This audience participation is unique to written fiction, a wonderfully clean place where story is laid down to its essentials, unencumbered by a performance (either by actors or a speaker) outside of the narrative itself. It seems regetable that the current trends in literature seem so intent on controlling the active minds of the readers.
However, the book also presents a great deal of insight into the politics of academia and the way in which contemporary politics imposes itself into such seemingly benign subjects such as the fall of the bronze age. The justification of modern social revolution by using past instances (based upon, at best, scanty evidence) is tangentially mentioned (but not advocated) by Drews. It demonstrates both the dangers of modern views coloring distant and alien cultures (and destroying any hope of historical truth in the process) and the stretches that some academicians will go to shape the world to conform to their contemporary political views. This is far from any arguments Drews attempts to make in his book, but perhaps my concern is far more relevant because of this.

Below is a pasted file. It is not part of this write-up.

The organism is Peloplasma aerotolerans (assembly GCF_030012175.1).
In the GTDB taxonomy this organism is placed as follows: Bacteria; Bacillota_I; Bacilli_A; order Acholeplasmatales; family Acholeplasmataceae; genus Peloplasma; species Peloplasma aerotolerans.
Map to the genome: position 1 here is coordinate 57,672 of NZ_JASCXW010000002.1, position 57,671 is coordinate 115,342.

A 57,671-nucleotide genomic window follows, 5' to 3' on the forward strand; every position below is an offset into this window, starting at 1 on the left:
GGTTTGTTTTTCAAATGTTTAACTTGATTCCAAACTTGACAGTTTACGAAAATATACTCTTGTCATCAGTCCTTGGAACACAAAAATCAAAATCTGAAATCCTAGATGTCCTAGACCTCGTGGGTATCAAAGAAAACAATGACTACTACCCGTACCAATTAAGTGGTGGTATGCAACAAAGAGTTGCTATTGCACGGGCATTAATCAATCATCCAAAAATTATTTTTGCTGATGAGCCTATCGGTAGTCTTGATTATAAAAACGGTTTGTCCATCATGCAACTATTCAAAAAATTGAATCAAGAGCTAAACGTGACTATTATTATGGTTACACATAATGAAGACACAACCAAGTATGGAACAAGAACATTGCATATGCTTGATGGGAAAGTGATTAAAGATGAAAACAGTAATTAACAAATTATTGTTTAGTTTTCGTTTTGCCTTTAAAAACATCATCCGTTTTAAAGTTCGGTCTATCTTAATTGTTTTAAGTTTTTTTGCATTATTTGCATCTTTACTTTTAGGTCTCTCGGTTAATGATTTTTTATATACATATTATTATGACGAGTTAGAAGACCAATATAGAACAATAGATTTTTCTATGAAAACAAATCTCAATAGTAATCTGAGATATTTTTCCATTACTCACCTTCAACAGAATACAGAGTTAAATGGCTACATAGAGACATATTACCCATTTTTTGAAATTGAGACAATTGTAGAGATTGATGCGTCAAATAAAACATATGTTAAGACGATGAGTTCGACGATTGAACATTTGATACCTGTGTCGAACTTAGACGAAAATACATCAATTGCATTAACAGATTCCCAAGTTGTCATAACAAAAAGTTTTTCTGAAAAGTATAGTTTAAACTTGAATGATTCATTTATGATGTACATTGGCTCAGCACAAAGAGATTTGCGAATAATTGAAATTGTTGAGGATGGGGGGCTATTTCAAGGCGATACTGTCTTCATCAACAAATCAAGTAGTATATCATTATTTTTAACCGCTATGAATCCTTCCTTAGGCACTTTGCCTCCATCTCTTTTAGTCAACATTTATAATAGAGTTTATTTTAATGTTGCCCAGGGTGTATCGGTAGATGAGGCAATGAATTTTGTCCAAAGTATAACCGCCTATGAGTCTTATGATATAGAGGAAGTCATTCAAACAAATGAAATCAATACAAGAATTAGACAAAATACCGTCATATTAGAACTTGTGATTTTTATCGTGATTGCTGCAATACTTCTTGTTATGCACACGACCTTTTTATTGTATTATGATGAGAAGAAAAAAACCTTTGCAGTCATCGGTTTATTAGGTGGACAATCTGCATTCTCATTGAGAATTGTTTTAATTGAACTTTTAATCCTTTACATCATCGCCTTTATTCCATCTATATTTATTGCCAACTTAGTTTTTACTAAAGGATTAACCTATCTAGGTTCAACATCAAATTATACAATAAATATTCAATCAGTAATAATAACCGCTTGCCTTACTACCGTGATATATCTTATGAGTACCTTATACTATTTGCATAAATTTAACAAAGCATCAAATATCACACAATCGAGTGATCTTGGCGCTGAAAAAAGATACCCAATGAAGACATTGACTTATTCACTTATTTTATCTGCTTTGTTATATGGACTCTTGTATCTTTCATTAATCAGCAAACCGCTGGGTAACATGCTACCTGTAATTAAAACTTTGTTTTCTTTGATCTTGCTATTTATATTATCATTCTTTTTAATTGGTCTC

Although his arguments are not quite flawless (he never gives a completely clear reason that certain military innovations that existed for years suddenly caused a great and abrupt collapse in geographically distant lands), they are grounded in evidence and well worth your time and consideration if you're interested in that period of history. Drews manages to make a meticulously researched book thoroughly accessible and enjoyable.
Read. Analyze and ponder. Enjoy.
This is a moment full of firsts-- my first blog, my first entry, etc. I'm excited and I hope you'll forgive the type-os, bad grammar, amd misspellings that may follwo.
What I hope to do in this blog is discuss and/or examine various topics that interest me, within fields that interest me-- namely literature, politics, history, philosophy, and the interelationships that develop or are inherent between them. I don't hold myself to this vague and pretentious mission statement. I want, much like a written story, for the blog to develop according what I feel it wants to do. I don't want this to be an exercise in stress relief, nor some kind of confessional. Much like writing a story, I want this blog to be driven by my curiosity.
As with so many who have come before me, I hope that I'll post entries reasonably often (at least everyday), but I am reasonably sure that these currently honest words will prove to be more hopeful than realistic. I promise to try.